There’s no bet­ter heater, S.O.S. sig­nal, or morale booster than a crack­ling fire. No lighter? Start one the old-fash­ioned way.

Backpacker - - The Survival Issue -


Sparks are tiny, frag­ile things, and they won’t last long with­out the right en­vi­ron­ment. Col­lect dry grass, frayed wood shav­ings, shred­ded birch bark, cat­tail fluff, or dried ferns, which all take a spark par­tic­u­larly well. Build them into a loose nest big enough to fill two cupped hands. Set it aside. Then, gather bun­dles of sticks of vary­ing thick­nesses—pen­cil-, thumb-, and wrist-size—and build a teepee with the small­est sticks on the in­te­rior and the largest on the out­side. (Leave enough room be­tween sticks for plen­ti­ful air­flow, and leave an open­ing in the cen­ter of the teepee to in­sert tin­der.)


If you’ve got a mag­ne­sium or fer­ro­cerium rod, scrape a dime-size pile of shav­ings into the cen­ter of your tin­der bun­dle. If you don’t, go to the next step.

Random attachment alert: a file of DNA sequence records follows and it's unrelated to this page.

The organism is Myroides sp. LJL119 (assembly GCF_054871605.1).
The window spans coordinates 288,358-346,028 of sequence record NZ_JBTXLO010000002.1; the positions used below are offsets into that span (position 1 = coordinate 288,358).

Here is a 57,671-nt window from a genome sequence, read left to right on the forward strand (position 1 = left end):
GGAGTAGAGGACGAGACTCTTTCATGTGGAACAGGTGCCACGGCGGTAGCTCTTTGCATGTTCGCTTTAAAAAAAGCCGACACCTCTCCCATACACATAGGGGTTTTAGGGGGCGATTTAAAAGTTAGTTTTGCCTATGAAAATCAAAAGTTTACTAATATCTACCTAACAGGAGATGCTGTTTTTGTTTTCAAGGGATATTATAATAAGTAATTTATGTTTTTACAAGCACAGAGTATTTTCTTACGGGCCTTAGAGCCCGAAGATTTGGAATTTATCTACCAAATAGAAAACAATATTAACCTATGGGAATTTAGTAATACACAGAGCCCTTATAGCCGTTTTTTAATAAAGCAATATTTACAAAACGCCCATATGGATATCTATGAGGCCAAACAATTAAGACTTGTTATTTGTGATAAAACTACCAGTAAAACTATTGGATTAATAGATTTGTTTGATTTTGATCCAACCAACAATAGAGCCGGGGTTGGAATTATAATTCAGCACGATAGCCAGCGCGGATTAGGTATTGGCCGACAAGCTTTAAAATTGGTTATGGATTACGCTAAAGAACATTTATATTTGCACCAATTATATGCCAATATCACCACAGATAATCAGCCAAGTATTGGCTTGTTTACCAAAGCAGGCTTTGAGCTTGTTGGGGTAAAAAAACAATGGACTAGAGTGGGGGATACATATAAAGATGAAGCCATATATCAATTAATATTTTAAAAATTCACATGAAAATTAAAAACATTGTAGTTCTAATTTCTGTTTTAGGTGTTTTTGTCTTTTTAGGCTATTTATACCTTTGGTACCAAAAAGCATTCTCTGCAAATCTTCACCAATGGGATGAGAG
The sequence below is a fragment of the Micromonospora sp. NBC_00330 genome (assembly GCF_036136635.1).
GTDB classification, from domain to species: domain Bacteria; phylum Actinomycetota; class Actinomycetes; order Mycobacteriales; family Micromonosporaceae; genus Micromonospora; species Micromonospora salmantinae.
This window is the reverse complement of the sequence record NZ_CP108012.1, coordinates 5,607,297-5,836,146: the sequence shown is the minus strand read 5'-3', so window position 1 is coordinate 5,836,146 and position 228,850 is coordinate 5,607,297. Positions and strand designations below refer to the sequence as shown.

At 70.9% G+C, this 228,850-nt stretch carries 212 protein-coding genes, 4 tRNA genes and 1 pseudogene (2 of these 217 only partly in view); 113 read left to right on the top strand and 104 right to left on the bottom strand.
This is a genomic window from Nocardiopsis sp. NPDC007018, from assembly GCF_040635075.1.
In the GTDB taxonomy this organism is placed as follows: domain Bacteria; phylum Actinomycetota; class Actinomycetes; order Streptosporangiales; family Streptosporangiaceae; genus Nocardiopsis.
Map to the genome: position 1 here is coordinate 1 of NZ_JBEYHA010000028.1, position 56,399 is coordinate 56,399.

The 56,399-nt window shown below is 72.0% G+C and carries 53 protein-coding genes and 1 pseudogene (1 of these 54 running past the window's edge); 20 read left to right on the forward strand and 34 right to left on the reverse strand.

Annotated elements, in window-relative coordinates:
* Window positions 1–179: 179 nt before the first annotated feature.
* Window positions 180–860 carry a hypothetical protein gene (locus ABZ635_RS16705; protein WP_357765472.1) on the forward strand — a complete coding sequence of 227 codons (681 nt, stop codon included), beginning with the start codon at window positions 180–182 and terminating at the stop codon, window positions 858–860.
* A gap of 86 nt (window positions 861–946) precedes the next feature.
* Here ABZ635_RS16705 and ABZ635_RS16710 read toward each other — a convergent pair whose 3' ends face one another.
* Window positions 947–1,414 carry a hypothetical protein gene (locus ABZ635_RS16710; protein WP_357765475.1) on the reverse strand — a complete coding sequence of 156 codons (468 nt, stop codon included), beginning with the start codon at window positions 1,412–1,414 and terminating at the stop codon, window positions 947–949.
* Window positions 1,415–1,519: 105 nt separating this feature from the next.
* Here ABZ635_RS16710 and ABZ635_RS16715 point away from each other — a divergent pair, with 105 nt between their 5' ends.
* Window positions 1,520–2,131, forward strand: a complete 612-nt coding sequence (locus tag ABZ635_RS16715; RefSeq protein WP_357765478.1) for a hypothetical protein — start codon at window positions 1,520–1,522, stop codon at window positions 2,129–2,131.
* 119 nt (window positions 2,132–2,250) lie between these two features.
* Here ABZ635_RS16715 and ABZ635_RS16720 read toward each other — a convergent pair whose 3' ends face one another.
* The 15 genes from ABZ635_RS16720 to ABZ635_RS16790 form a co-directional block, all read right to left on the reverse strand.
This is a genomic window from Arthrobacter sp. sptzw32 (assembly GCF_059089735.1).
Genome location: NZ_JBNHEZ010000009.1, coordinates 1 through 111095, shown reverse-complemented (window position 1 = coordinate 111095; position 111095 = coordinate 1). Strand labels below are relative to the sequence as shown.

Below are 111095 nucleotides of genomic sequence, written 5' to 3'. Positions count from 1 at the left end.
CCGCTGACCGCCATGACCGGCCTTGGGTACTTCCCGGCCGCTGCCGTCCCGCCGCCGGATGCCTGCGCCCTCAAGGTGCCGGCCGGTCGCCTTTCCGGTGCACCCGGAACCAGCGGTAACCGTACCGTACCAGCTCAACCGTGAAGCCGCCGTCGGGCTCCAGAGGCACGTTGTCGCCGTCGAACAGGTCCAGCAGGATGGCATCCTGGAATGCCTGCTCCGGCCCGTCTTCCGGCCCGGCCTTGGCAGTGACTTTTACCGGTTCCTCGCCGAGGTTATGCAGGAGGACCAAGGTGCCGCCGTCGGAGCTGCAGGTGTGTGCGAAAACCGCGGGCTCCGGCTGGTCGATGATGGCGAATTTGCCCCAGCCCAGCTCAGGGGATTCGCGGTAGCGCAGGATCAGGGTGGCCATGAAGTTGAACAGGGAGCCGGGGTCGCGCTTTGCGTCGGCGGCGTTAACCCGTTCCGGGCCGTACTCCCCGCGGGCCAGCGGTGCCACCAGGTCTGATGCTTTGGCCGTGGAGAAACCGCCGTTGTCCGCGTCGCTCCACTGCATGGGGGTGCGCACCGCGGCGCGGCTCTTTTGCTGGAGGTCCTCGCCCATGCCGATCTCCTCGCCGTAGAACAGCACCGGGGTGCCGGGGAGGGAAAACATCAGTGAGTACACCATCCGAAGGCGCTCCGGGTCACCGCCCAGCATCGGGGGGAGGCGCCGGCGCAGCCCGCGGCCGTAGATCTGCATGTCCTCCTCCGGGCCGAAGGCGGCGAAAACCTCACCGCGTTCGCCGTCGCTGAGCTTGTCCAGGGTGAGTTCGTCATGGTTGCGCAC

Kneel as close to the bun­dle as pos­si­ble. Hold your ferro rod or flint palm-up in one hand, and brace that hand against your thigh. The end of the rod should touch the tin­der. Scrape the back of the knife blade (the straight edge just be­hind the tip works best) down the rod in a firm, even stroke to throw sparks onto the tin­der bun­dle. Re­peat un­til the tin­der catches.


When the tin­der’s smol­der­ing, lift the bun­dle. Blow gently, care­ful not to ex­tin­guish the spark or send shav­ings air­borne. If the em­ber fails to grow af­ter a few ex­hales, throw more sparks.


When you have a small flame, tuck the tin­der into the teepee. Blow gently if it starts to fiz­zle. When the small­est sticks light, close the door of the teepee. Add big­ger kin­dling as the fire grows.

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